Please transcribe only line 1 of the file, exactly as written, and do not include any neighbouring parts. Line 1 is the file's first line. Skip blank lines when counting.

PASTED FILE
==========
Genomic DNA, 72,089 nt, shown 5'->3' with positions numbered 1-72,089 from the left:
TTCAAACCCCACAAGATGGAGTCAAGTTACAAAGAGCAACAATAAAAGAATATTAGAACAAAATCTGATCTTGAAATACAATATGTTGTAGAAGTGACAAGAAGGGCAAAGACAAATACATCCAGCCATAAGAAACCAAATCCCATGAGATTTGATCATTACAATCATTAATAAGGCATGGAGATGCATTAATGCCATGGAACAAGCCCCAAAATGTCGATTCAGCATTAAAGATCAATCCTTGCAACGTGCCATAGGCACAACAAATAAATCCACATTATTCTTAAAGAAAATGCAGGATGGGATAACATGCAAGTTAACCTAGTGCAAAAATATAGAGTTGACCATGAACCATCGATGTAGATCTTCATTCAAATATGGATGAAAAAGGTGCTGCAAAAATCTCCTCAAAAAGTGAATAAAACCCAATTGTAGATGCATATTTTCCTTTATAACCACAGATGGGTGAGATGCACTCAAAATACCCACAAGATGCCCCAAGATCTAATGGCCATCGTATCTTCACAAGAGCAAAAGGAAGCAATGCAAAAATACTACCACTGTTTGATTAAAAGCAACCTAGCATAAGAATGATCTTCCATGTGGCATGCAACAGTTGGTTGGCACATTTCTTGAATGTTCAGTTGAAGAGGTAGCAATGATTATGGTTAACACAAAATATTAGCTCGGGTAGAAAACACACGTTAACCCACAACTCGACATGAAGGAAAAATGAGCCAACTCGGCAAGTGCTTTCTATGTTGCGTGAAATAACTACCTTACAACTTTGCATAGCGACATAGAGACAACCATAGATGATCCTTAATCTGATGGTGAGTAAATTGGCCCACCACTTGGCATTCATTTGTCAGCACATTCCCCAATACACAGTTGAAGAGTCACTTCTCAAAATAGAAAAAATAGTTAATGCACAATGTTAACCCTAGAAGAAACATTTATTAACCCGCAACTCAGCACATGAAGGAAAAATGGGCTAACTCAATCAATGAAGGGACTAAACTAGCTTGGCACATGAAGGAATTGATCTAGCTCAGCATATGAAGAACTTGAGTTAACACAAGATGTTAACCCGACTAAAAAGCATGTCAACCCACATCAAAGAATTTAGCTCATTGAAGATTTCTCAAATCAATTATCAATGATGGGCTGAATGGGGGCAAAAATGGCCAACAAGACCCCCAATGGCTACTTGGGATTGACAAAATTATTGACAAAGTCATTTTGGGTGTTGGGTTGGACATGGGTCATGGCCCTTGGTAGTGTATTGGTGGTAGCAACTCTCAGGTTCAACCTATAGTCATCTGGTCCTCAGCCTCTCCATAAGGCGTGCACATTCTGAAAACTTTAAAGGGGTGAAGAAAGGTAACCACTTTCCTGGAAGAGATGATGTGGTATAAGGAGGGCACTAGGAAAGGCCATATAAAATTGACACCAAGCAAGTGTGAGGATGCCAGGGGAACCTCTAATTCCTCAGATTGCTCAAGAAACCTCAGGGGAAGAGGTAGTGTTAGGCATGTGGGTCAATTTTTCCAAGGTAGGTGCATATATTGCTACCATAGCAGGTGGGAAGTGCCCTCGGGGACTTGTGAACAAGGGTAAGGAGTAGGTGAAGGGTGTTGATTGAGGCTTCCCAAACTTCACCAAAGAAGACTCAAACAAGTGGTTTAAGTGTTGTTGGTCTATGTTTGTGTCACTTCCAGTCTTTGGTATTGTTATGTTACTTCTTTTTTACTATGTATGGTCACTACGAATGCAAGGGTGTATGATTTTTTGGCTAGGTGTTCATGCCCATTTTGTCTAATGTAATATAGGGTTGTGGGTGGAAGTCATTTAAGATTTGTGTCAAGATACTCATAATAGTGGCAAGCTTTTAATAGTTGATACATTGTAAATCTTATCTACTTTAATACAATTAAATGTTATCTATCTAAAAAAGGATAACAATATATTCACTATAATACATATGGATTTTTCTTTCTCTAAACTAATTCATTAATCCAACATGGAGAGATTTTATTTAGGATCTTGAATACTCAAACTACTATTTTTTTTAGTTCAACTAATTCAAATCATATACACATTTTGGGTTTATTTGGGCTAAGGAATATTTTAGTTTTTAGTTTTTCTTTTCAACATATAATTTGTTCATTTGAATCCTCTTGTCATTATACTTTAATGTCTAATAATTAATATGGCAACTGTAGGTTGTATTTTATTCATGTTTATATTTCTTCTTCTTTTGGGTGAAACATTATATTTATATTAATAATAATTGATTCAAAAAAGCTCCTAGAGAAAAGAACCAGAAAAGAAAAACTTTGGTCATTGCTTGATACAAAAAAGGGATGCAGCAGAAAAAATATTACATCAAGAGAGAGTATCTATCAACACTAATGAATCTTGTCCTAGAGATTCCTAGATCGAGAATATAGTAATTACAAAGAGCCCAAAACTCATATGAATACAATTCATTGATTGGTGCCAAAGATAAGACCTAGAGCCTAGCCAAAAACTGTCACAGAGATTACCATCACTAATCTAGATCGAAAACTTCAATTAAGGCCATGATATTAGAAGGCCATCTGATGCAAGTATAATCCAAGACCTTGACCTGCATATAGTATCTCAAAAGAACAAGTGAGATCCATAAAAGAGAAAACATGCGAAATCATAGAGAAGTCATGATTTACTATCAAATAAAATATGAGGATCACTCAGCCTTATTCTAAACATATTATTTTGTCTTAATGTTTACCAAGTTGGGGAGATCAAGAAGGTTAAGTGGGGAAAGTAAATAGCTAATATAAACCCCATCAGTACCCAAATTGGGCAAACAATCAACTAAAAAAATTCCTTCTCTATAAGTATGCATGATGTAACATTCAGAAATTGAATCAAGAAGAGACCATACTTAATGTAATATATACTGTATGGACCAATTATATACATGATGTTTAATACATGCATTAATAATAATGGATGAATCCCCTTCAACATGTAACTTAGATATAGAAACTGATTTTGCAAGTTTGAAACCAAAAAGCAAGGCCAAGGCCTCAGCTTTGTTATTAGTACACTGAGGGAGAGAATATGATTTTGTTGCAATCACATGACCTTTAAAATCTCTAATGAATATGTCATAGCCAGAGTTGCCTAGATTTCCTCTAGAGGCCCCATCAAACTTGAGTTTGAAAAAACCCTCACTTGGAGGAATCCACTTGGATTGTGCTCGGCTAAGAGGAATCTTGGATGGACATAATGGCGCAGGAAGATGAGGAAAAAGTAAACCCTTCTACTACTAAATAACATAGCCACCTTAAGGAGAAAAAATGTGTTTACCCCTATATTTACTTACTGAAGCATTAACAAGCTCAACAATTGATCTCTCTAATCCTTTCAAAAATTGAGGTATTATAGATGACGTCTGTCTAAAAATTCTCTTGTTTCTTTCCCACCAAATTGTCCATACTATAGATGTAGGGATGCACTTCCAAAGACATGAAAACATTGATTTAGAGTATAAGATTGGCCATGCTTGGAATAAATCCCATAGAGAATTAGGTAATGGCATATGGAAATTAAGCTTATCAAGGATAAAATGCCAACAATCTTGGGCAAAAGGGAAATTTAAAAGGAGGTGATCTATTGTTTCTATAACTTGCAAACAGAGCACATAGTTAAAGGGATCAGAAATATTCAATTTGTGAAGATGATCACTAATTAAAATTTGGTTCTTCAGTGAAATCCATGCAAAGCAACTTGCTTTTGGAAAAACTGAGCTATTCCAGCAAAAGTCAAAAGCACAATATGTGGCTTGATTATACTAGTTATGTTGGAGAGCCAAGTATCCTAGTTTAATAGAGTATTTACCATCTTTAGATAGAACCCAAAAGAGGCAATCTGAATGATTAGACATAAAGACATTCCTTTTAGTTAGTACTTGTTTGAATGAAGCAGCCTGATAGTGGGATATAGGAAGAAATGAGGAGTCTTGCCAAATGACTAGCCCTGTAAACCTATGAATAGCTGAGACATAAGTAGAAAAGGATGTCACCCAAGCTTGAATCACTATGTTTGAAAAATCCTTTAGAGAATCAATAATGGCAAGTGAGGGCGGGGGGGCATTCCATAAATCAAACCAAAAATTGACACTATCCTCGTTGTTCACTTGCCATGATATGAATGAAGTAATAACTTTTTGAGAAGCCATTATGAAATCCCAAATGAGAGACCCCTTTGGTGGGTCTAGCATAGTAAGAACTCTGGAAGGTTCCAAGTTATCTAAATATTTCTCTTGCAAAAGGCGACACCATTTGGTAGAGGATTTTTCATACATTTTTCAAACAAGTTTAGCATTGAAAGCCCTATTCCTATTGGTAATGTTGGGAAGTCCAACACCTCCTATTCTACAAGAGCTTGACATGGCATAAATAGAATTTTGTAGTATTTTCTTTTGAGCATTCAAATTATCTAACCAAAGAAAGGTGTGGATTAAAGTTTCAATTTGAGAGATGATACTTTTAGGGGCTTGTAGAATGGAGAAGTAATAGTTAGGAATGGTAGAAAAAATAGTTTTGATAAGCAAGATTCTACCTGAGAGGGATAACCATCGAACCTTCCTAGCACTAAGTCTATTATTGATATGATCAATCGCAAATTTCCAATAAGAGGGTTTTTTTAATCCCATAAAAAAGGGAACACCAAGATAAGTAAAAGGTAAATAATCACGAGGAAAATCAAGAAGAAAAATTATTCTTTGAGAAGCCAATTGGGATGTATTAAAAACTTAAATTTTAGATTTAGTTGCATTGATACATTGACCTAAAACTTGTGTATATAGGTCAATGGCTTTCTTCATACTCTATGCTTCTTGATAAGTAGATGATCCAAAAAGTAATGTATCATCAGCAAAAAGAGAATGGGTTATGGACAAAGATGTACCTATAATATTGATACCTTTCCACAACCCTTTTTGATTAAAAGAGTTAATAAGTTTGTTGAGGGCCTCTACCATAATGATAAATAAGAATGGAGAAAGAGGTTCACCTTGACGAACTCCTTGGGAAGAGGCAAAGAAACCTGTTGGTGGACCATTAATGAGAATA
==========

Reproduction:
Genomic DNA, 72,089 nt, shown 5'->3' with positions numbered 1-72,089 from the left: